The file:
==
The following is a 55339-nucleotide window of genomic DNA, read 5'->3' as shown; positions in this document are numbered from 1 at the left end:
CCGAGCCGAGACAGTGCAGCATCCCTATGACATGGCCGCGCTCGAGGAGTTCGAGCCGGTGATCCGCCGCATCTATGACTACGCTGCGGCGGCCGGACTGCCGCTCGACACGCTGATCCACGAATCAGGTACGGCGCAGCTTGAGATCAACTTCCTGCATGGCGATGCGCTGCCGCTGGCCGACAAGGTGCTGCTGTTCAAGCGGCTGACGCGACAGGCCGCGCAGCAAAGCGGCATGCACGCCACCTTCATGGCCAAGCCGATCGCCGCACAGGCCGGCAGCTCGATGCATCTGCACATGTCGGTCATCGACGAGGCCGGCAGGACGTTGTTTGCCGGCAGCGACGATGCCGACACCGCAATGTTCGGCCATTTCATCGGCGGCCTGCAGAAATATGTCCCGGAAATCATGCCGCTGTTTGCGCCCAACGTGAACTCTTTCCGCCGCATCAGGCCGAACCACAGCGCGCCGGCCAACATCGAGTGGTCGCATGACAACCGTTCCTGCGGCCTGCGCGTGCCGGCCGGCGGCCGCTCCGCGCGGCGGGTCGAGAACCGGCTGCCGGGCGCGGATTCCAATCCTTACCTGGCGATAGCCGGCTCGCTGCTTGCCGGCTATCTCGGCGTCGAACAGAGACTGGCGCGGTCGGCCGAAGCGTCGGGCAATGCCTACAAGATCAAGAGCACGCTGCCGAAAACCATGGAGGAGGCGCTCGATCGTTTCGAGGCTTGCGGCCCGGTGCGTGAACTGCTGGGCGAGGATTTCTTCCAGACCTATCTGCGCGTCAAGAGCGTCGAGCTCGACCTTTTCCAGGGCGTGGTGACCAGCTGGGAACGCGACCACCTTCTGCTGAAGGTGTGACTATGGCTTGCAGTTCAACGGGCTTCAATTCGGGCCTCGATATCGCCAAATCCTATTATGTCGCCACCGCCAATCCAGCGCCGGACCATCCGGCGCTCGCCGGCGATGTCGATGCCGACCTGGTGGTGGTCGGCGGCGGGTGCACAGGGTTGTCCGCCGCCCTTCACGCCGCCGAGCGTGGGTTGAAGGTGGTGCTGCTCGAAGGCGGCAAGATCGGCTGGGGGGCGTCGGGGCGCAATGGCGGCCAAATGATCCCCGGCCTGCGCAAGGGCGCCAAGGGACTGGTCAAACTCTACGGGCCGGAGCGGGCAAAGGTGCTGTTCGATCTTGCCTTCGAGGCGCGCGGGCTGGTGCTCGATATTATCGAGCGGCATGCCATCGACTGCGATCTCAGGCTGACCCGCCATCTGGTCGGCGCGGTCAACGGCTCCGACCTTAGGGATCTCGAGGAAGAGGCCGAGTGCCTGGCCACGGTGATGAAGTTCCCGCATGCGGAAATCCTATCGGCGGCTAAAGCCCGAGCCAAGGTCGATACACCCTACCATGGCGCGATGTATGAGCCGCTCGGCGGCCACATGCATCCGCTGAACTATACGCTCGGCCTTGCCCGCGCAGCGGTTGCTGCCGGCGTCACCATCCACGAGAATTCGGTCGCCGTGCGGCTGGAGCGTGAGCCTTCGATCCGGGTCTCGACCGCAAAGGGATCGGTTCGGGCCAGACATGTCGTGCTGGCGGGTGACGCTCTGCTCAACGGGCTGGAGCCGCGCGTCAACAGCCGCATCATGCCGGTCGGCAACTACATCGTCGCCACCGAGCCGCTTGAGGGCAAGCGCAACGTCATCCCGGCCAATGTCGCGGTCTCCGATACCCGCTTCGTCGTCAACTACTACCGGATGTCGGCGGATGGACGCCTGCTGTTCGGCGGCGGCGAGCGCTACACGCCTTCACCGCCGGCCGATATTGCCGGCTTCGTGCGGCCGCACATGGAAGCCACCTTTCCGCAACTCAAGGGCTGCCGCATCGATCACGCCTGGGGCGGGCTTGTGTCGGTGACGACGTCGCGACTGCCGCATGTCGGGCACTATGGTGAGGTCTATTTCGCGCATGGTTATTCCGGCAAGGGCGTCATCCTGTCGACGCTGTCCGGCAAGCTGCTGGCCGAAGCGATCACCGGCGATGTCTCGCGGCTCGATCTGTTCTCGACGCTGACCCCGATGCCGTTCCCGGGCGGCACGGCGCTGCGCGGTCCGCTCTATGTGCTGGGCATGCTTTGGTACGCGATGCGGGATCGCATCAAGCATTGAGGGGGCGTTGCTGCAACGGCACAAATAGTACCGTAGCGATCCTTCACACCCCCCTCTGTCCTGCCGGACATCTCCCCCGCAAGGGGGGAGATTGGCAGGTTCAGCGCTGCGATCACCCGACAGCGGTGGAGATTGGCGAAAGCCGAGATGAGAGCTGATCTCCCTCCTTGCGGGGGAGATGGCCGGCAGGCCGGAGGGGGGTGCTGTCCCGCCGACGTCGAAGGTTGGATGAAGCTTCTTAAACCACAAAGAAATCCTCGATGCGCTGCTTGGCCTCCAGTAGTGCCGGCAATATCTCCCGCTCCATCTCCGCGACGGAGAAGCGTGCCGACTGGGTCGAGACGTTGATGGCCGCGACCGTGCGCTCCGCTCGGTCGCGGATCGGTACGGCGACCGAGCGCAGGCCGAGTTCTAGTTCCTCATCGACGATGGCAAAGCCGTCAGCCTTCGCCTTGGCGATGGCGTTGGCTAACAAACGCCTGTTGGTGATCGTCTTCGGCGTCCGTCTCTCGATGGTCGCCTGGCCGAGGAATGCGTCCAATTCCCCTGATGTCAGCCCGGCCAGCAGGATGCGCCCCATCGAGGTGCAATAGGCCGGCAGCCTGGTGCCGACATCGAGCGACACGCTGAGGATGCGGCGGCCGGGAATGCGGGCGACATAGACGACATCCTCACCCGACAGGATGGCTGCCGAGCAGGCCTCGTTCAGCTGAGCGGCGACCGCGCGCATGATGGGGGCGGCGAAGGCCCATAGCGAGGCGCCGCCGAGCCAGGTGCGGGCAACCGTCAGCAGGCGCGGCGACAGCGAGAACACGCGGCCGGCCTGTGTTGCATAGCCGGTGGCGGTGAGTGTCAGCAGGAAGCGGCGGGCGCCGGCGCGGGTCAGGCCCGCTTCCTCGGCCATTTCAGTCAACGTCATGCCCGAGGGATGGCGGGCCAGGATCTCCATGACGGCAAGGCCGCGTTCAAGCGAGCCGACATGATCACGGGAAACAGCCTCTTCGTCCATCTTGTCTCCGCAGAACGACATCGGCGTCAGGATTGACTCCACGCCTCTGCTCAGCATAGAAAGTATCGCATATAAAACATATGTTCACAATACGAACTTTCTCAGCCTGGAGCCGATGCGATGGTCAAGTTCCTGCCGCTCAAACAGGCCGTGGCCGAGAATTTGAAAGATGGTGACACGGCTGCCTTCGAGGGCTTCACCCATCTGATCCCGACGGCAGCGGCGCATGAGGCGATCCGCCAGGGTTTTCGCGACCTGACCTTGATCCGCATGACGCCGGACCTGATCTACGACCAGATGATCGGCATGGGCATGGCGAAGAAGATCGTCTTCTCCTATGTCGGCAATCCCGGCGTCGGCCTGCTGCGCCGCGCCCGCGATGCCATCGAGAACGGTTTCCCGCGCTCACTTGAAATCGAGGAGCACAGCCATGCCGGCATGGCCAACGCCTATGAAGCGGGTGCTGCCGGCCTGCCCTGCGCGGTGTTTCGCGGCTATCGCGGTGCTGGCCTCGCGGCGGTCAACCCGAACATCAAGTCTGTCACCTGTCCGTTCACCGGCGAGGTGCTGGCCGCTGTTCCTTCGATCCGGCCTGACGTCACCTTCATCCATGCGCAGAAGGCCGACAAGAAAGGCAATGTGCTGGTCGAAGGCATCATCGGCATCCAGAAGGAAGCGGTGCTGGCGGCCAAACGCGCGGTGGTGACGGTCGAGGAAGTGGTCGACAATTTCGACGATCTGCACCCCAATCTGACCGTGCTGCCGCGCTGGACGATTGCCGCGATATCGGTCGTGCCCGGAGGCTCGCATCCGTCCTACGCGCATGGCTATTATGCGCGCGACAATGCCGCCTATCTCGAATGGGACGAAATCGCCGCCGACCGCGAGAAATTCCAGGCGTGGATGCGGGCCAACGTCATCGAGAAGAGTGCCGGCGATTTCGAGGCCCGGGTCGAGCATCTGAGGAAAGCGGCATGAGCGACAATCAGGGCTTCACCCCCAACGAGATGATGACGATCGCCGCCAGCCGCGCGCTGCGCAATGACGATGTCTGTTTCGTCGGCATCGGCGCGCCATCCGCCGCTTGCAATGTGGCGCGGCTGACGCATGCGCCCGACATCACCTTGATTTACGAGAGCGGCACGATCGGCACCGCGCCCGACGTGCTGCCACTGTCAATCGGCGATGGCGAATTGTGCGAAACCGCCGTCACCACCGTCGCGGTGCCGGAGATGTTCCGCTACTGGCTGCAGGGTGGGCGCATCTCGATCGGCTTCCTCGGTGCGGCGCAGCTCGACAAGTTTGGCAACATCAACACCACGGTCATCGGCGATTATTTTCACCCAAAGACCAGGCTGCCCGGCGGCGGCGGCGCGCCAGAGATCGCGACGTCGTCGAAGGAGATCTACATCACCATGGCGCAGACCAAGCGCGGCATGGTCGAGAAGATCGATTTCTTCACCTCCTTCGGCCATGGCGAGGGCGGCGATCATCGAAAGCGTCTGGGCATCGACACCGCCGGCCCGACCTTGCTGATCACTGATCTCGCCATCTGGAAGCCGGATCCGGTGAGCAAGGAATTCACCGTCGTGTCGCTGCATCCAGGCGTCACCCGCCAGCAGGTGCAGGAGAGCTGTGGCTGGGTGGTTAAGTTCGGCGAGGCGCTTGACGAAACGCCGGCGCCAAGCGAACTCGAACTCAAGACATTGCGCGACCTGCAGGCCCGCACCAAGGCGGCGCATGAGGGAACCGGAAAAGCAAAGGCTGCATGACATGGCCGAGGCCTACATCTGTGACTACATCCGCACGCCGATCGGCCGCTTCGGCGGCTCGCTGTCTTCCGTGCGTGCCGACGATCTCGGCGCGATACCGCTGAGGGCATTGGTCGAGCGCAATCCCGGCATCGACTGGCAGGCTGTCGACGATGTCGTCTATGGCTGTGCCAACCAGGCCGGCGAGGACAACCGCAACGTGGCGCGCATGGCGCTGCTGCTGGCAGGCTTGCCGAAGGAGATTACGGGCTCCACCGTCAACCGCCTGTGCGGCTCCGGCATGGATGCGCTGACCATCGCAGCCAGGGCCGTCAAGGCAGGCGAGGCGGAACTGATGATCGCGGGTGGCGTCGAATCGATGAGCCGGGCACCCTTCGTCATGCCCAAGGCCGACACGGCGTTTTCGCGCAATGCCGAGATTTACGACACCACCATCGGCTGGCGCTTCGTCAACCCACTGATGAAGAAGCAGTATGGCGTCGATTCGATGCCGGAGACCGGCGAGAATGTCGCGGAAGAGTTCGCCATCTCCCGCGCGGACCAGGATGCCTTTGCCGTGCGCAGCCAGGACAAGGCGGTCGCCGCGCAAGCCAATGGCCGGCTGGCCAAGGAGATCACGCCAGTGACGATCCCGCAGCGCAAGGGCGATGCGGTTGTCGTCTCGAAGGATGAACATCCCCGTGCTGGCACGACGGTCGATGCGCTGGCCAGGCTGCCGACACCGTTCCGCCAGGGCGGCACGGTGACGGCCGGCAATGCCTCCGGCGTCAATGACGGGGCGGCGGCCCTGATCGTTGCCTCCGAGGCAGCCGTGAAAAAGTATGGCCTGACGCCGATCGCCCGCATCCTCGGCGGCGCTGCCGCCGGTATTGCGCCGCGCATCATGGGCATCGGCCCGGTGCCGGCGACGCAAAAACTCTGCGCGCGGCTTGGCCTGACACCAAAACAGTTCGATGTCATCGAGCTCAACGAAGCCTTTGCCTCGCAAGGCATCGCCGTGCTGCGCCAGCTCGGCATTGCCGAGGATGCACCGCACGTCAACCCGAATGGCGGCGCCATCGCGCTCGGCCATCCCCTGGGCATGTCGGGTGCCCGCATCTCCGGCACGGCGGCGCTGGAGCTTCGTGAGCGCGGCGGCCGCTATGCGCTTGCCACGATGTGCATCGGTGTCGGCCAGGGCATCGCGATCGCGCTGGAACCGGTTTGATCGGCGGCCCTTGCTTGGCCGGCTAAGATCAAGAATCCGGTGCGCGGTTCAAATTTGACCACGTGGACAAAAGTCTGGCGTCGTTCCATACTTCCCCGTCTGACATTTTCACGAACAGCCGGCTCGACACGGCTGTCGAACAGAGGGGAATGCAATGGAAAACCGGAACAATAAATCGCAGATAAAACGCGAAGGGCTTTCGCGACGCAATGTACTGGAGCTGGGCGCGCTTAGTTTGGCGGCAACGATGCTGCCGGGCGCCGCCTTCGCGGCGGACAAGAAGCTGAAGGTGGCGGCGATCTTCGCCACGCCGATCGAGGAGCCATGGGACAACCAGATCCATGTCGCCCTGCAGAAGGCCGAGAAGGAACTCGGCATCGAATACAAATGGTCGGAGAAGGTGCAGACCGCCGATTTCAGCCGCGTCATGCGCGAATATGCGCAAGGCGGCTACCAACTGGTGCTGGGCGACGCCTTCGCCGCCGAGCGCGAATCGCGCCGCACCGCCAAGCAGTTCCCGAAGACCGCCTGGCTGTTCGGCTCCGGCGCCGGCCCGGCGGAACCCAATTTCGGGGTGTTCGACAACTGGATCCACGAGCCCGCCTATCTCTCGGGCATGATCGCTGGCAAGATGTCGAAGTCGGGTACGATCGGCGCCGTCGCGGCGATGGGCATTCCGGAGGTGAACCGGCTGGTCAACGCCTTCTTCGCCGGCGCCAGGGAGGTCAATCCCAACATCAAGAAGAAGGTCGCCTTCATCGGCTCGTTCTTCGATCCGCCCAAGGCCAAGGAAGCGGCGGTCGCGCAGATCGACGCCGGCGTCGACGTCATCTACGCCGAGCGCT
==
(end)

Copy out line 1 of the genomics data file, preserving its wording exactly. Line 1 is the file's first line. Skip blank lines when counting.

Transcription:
The following is a 55339-nucleotide window of genomic DNA, read 5'->3' as shown; positions in this document are numbered from 1 at the left end: